High-flying Tonbridge aim to keep the bid for National South football on track in another crucial clash at Longmead, on Saturday generously sponsored by Building Contractors Dan Barden Ltd https://www.dsbardenbuilding.co.uk/.
It’s also a very warm welcome to our good friends from Tonbridge Juniors FC who will be providing our mascots for today’s game. We wish all of you a great afternoon with us and many thanks for your support.
The Angels are fourth in the Bostik Premier and in encouraging form as the campaign moves into the closing weeks. The most recent outing was an efficient 1-0 home win over AFC Hornchurch, which followed useful draws in awkward trips to Enfield Town and Lewes (both concluded 0-0).
Steve McKimm's men have 57 points and three clear of the Towners (fifth) and Worthing (sixth), the latter sitting just outside the play-offs places.
The promotion situation is so close this year, with the exception of runaway leaders Dorking Wanderers, many teams in the top half of the table find themselves within touching distance of potential success. Even Lewes, 11th out of 22, are just a few points adrift of the crucial cut-off line.
And, miraculously for mid-March, every club has played the same number of matches, with each having only half-a-dozen fixtures outstanding.
The Angels' next opponents are fresh faces in the Bostik top flight and arrive in Kent with an intriguing past. It includes a Wembley Stadium cup final appearance, a tradition of amateur status and sportsmanship, plus a roving existence involving a host of borrowed grounds.
The upwardly-mobile guests are appreciating what is probably the best period in their history and these days are landlords rather than tenants.
The Amateurs stepped-up to the Isthmian Premier last summer, following decades in the lower echelons of the non-league game.
Some people might argue they were promoted courtesy of mathematics, rather than match-play after losing in the play-off final, last spring. At the end of the season-proper Corinthian-Casuals had finished fifth out of 24 in the Bostik South.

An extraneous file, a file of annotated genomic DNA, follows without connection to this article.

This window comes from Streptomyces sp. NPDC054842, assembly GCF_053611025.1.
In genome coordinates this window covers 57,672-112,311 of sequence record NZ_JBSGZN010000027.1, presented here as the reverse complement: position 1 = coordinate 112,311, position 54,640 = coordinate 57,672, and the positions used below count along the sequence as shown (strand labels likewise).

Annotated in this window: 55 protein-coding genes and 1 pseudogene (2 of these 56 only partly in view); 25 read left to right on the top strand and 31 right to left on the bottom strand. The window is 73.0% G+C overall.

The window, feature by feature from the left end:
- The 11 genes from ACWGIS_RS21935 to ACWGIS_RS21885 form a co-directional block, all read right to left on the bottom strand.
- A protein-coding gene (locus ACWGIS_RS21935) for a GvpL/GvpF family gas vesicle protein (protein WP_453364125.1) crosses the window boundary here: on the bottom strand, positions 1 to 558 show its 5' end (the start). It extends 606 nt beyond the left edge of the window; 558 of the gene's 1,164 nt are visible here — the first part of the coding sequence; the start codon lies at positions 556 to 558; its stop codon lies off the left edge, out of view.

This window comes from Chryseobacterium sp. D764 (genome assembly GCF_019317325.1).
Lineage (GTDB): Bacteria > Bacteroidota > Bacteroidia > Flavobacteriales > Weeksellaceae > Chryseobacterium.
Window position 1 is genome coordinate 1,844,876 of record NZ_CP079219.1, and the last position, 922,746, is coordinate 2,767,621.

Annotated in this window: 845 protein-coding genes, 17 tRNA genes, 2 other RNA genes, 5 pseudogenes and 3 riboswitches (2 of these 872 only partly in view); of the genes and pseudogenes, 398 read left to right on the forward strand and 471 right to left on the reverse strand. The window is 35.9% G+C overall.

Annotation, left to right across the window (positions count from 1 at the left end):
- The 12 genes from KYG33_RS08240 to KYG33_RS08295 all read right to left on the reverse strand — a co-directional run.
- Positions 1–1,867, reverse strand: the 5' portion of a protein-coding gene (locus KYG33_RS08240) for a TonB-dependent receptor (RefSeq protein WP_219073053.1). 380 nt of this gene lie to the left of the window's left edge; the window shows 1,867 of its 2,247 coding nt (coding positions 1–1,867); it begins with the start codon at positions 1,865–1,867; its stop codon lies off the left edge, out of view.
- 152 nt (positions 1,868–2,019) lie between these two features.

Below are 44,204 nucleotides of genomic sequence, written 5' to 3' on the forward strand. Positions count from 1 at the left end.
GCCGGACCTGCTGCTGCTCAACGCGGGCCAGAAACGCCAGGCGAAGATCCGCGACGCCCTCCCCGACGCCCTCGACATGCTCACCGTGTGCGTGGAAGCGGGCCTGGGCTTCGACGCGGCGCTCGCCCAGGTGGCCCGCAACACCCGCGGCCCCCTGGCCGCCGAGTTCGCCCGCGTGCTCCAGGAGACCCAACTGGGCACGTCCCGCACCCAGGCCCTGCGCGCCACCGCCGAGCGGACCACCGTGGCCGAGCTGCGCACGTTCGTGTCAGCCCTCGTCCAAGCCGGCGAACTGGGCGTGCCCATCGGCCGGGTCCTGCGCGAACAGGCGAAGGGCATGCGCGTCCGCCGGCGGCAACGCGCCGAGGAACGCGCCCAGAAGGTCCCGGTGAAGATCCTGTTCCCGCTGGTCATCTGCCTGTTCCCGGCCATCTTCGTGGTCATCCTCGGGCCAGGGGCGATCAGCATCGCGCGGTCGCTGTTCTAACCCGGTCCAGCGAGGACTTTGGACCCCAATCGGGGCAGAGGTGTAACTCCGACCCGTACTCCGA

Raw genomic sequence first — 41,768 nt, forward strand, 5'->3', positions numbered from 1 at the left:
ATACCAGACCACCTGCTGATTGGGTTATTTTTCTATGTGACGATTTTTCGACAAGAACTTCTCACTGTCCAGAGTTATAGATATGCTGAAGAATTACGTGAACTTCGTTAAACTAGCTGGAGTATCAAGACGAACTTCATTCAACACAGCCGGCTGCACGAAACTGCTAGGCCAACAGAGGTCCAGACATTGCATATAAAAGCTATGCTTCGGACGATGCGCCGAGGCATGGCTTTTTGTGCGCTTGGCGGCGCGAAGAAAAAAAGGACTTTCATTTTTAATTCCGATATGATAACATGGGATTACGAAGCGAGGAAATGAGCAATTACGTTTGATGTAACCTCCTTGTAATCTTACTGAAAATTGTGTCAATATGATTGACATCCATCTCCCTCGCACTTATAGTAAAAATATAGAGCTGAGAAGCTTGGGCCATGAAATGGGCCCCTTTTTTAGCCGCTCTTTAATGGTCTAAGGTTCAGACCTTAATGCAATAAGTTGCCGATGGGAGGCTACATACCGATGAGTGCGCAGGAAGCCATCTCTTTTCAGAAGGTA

The team did beat Greenwich Borough, convincingly, by 3-0, in the semi-finals but lost in the win-or-bust clash at the hands of Walton Casuals. The game finished 0-0, but a penalty shoot-out decided the outcome, with the county rivals securing victory by a 4-2 margin from spot-kicks.
Elevation was based on merit, because figures over the course of the season provided the rationale. The Surrey side achieved the highest points-per-game ratio when compared to other finalists at “step four”.
A ranking among the best at Isthmian Division One level is also supported on the grounds of consistency over a few campaigns. The club finished the previous season (2016/17) in fourth spot and again graced a play-off final following a win over Greenwich (4-3). The upshot of the finale was also goal-less stalemate and disappointment in a shoot-out. The victors on that occasion, Dorking Wanderers, went on to consolidate in the Bostik Premier and seem destined for higher things, enjoying a firm grip on top spot.
Corinthian-Casuals have a proud tradition of sportsmanship and, like their weekend hosts, thrived during a purple patch in the 1950s. And, also similar to the Angels, the glory days were fairly soon after formation.